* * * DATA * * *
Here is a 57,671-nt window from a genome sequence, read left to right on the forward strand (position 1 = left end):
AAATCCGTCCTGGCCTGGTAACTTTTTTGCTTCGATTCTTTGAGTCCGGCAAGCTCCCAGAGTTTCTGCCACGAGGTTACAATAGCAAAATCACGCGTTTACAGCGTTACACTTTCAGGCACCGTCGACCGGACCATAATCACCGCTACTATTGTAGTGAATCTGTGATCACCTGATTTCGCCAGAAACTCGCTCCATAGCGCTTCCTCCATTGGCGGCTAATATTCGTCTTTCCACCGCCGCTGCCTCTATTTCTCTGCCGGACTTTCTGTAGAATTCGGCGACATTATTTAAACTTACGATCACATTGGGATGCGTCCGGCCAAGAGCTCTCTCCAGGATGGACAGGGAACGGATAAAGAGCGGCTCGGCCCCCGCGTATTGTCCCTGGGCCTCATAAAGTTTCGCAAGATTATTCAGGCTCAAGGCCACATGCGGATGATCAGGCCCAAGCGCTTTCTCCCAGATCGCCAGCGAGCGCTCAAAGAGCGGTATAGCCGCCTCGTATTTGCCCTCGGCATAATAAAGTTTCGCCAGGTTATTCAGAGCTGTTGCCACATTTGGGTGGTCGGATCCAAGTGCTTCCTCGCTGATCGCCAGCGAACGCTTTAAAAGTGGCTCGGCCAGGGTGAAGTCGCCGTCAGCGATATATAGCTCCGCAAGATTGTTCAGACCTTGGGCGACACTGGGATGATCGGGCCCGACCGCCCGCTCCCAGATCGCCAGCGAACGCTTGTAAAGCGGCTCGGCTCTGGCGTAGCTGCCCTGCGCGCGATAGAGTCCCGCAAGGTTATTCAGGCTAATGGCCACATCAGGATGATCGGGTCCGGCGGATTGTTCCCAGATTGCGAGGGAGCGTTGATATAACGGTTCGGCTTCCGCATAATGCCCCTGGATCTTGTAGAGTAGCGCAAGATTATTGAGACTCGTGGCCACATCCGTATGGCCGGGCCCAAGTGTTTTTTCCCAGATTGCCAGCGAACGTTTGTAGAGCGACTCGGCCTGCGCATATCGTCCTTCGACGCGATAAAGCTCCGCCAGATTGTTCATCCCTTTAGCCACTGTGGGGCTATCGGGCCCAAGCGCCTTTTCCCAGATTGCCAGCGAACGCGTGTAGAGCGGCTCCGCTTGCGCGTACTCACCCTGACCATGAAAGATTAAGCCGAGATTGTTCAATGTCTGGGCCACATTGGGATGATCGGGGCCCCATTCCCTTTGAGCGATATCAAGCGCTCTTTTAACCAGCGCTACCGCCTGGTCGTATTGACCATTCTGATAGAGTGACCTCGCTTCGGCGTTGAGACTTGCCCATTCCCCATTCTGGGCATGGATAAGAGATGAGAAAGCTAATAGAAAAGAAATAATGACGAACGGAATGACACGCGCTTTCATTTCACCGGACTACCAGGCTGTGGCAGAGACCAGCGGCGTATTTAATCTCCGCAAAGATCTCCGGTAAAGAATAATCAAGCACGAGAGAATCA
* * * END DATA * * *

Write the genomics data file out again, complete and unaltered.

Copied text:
Here is a 57,671-nt window from a genome sequence, read left to right on the forward strand (position 1 = left end):
AAATCCGTCCTGGCCTGGTAACTTTTTTGCTTCGATTCTTTGAGTCCGGCAAGCTCCCAGAGTTTCTGCCACGAGGTTACAATAGCAAAATCACGCGTTTACAGCGTTACACTTTCAGGCACCGTCGACCGGACCATAATCACCGCTACTATTGTAGTGAATCTGTGATCACCTGATTTCGCCAGAAACTCGCTCCATAGCGCTTCCTCCATTGGCGGCTAATATTCGTCTTTCCACCGCCGCTGCCTCTATTTCTCTGCCGGACTTTCTGTAGAATTCGGCGACATTATTTAAACTTACGATCACATTGGGATGCGTCCGGCCAAGAGCTCTCTCCAGGATGGACAGGGAACGGATAAAGAGCGGCTCGGCCCCCGCGTATTGTCCCTGGGCCTCATAAAGTTTCGCAAGATTATTCAGGCTCAAGGCCACATGCGGATGATCAGGCCCAAGCGCTTTCTCCCAGATCGCCAGCGAGCGCTCAAAGAGCGGTATAGCCGCCTCGTATTTGCCCTCGGCATAATAAAGTTTCGCCAGGTTATTCAGAGCTGTTGCCACATTTGGGTGGTCGGATCCAAGTGCTTCCTCGCTGATCGCCAGCGAACGCTTTAAAAGTGGCTCGGCCAGGGTGAAGTCGCCGTCAGCGATATATAGCTCCGCAAGATTGTTCAGACCTTGGGCGACACTGGGATGATCGGGCCCGACCGCCCGCTCCCAGATCGCCAGCGAACGCTTGTAAAGCGGCTCGGCTCTGGCGTAGCTGCCCTGCGCGCGATAGAGTCCCGCAAGGTTATTCAGGCTAATGGCCACATCAGGATGATCGGGTCCGGCGGATTGTTCCCAGATTGCGAGGGAGCGTTGATATAACGGTTCGGCTTCCGCATAATGCCCCTGGATCTTGTAGAGTAGCGCAAGATTATTGAGACTCGTGGCCACATCCGTATGGCCGGGCCCAAGTGTTTTTTCCCAGATTGCCAGCGAACGTTTGTAGAGCGACTCGGCCTGCGCATATCGTCCTTCGACGCGATAAAGCTCCGCCAGATTGTTCATCCCTTTAGCCACTGTGGGGCTATCGGGCCCAAGCGCCTTTTCCCAGATTGCCAGCGAACGCGTGTAGAGCGGCTCCGCTTGCGCGTACTCACCCTGACCATGAAAGATTAAGCCGAGATTGTTCAATGTCTGGGCCACATTGGGATGATCGGGGCCCCATTCCCTTTGAGCGATATCAAGCGCTCTTTTAACCAGCGCTACCGCCTGGTCGTATTGACCATTCTGATAGAGTGACCTCGCTTCGGCGTTGAGACTTGCCCATTCCCCATTCTGGGCATGGATAAGAGATGAGAAAGCTAATAGAAAAGAAATAATGACGAACGGAATGACACGCGCTTTCATTTCACCGGACTACCAGGCTGTGGCAGAGACCAGCGGCGTATTTAATCTCCGCAAAGATCTCCGGTAAAGAATAATCAAGCACGAGAGAATCA